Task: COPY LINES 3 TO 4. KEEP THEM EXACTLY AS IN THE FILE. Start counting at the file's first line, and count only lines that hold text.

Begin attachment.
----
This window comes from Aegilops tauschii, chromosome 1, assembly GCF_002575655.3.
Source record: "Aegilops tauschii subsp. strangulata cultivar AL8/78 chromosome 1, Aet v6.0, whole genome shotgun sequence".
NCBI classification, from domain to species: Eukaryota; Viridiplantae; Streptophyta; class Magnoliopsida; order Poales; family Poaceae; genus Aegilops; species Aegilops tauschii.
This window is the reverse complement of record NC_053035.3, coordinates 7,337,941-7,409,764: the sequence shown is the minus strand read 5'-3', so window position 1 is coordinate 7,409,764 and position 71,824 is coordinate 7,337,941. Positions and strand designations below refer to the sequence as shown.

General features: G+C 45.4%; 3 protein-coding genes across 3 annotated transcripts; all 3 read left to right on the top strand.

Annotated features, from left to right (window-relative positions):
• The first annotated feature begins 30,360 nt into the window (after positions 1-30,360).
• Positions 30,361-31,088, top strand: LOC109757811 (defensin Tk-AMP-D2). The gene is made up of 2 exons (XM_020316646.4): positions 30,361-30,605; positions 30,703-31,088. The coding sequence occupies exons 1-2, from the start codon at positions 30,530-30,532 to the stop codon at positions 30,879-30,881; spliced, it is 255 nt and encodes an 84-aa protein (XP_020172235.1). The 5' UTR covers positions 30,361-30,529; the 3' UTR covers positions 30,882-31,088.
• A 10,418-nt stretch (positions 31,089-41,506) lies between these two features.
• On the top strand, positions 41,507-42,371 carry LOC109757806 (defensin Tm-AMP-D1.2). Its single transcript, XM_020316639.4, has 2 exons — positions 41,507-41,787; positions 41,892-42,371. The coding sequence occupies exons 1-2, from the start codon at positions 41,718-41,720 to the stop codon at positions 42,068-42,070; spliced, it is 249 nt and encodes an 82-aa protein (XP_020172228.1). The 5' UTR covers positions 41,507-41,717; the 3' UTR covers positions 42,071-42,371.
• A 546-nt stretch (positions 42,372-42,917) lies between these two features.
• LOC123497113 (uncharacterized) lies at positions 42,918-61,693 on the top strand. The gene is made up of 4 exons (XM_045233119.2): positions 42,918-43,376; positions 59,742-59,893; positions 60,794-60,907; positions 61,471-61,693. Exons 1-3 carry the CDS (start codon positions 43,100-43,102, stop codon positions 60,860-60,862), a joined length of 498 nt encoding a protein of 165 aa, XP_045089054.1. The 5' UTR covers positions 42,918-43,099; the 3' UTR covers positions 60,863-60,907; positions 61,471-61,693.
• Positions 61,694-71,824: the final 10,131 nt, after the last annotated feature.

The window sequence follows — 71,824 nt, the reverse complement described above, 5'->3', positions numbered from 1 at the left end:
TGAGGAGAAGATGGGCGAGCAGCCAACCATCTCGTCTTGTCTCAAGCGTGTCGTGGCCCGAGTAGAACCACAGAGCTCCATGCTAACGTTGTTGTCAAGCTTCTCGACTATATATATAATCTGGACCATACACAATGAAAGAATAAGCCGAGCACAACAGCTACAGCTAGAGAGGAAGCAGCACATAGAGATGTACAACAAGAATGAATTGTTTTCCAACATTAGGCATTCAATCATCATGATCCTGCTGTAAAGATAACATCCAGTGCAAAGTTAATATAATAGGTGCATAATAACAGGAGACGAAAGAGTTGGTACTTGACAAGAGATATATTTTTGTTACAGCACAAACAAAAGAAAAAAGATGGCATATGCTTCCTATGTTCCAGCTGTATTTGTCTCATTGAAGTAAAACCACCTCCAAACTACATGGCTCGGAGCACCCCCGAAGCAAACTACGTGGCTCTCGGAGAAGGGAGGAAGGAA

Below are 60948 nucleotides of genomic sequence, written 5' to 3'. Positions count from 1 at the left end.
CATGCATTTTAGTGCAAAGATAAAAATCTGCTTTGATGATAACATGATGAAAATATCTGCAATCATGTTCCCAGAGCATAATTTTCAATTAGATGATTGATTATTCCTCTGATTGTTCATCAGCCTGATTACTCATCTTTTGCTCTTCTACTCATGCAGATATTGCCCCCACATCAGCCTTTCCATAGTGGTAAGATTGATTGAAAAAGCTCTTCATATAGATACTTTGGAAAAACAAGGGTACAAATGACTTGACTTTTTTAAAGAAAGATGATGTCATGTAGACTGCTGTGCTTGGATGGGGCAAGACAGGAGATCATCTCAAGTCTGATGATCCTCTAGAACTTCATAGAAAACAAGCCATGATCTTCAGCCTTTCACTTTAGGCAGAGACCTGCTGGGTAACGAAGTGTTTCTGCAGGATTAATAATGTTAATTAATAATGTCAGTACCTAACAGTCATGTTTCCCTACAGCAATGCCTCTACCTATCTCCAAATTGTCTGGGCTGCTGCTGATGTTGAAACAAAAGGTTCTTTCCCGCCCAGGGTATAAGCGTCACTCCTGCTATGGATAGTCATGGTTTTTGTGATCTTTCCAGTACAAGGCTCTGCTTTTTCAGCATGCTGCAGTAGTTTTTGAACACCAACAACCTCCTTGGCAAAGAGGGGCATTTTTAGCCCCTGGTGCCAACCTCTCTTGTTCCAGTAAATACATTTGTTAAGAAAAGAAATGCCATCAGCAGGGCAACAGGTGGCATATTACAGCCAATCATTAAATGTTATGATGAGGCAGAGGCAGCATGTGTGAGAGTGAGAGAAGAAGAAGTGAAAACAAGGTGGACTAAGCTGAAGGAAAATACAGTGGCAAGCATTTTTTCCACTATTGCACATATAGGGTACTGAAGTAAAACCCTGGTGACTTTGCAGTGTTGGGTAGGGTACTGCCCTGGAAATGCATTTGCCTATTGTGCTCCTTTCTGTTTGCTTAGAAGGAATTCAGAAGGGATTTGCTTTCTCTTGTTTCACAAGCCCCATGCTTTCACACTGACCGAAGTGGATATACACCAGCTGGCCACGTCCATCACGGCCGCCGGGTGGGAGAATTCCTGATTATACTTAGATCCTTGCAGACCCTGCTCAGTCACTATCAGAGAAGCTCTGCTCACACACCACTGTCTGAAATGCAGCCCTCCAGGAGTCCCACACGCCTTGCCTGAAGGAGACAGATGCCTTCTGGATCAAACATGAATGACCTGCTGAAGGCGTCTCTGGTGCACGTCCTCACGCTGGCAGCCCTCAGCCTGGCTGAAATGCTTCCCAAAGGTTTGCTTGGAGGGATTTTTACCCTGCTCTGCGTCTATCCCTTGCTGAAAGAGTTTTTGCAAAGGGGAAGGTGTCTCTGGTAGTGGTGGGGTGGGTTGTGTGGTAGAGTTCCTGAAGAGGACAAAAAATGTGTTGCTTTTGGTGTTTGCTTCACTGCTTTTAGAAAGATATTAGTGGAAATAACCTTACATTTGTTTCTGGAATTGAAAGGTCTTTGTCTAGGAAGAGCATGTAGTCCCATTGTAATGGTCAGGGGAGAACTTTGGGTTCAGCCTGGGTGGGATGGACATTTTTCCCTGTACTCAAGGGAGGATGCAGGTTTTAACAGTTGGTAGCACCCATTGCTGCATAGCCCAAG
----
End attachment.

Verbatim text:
NCBI classification, from domain to species: Eukaryota; Viridiplantae; Streptophyta; class Magnoliopsida; order Poales; family Poaceae; genus Aegilops; species Aegilops tauschii.
This window is the reverse complement of record NC_053035.3, coordinates 7,337,941-7,409,764: the sequence shown is the minus strand read 5'-3', so window position 1 is coordinate 7,409,764 and position 71,824 is coordinate 7,337,941. Positions and strand designations below refer to the sequence as shown.